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Navigating the rapids: How CIOs can stay relevant

| 15th June 2015 | No Comments

Mike Alley looks at the challenges facing CIOs operating in an increasingly user-driven business technology landscape – and identifies three key steps that could help smart CIOs to transform IT departments, and their own roles, more quickly.


CIO – a changing role

In a world where as-a-service technology now makes on-demand experiences the norm for many end users, CIOs find themselves struggling to remain relevant. If users are routinely self-serving technology, and as so-called ‘Shadow IT’ has hit the mainstream, what is the role of IT and, by extension, the CIO?

This is the challenge facing CIOs and IT departments worldwide, and it is a significant one.  The solution is in the ‘service-defined enterprise’.

By embracing this new paradigm in business technology, CIOs can transform their roles.  They can become both business partners to the organisation, and define a clear role for themselves – standing at the helm of a service provider for internal users.

At the heart of the serviced defined enterprise is the development of a portfolio of user services and experiences, backed by the streamlined provisioning that is enabled by an agile and responsive IT operation.  The net result is a more aerodynamic business, one in which the levers of success are greased by a technology consumption model that is not only flexible and responsive, but also more affordable and sustainable.

Clearly, however, delivering this vision is not straightforward; it is a transformation journey and requires a well-planned service management strategy.  All the same, the smart CIOs will find ways to streamline the process – which could include:

  • Rapid adoption: Establishing a baseline for the process of transforming IT into an internal service provider.  Doing this within the context of a service management strategy also helps drive measurable, reportable business outcomes.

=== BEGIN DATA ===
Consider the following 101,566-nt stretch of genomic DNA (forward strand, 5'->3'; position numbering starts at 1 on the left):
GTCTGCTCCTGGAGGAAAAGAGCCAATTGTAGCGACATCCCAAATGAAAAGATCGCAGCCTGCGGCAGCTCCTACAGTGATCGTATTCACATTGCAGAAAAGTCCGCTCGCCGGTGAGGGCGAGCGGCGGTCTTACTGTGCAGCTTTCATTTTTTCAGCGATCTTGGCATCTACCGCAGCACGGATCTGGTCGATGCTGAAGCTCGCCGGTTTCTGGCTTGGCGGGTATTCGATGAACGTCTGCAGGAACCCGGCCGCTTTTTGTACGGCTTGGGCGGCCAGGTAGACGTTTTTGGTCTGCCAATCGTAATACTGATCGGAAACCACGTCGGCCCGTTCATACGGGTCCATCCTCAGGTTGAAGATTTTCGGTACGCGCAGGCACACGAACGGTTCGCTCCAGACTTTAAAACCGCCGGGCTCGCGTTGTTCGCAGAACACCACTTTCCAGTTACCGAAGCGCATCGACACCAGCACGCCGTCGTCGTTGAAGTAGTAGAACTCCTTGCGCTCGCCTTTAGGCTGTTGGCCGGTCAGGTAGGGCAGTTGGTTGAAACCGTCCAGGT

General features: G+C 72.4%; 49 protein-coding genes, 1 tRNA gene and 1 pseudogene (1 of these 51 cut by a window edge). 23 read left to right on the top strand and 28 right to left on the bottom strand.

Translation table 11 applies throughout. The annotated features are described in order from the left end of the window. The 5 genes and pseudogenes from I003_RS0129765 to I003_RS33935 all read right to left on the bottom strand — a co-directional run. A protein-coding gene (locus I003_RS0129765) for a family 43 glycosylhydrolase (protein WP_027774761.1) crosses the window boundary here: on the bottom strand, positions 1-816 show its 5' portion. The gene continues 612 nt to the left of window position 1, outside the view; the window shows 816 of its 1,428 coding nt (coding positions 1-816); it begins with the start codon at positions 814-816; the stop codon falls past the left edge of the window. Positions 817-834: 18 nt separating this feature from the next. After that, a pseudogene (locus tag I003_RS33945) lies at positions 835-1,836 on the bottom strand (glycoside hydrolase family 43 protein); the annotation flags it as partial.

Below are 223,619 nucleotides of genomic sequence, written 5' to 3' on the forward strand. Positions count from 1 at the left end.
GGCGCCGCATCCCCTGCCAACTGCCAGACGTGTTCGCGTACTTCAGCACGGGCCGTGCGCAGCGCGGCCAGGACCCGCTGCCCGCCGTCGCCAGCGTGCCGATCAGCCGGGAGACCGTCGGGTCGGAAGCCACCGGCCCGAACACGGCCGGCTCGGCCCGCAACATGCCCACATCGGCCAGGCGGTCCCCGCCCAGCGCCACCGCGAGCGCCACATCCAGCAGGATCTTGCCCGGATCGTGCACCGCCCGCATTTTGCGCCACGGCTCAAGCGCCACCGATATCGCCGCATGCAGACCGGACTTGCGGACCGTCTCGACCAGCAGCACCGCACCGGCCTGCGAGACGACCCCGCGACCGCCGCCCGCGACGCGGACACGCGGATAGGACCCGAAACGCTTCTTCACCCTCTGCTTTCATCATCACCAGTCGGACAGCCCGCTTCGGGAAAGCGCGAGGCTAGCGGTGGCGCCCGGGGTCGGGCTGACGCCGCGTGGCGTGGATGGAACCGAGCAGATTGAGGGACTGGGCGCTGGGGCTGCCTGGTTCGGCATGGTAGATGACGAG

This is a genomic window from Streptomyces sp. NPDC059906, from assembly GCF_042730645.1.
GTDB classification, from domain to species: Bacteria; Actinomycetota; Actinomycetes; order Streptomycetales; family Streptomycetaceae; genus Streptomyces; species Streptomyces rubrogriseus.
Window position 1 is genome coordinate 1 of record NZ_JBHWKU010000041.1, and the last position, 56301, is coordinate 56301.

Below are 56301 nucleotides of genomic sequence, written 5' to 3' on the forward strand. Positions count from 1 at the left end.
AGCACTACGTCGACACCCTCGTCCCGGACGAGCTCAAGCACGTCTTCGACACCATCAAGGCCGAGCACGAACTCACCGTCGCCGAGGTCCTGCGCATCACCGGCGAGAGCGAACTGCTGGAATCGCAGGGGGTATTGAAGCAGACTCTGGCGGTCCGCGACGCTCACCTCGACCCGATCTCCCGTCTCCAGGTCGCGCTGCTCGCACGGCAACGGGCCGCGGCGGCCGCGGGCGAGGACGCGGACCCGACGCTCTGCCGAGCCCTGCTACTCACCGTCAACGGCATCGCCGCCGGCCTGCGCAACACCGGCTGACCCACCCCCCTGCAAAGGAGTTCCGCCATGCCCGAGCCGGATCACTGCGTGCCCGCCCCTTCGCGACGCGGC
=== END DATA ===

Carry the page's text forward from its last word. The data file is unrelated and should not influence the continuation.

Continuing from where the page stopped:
• Rapid improvement: Building a continual improvement process that helps IT mature as an internal service provider. A good service management strategy is fluid – key performance indicators must be continually measured, and IT must look for new ways to grow and improve their services on an ongoing basis.
  • Rapid value: Through the rapid adoption of a service management strategy and continuous improvements, IT can add real and measurable business value focused on business outcomes that demonstrate the value of IT to the organisation.
Mike Alley

About Mike Alley

Mike Alley, Director of Logicalis Outsourcing Services

Mike specialises in working with clients on their strategic outsourcing needs. He also has responsibility for research and development of new service offerings to meet the demands of a changing business environment. Mike joined Logicalis in 2006 through the acquisition of Carotek, a top HP partner in the Southeast. Prior to joining the business partner channel, he spent 17 years at Hewlett Packard as a technical consultant, consulting manager and enterprise account executive. Mike began his career at Martin Marietta Energy Systems, where he spent 10 years as a hardware design engineer and software developer.

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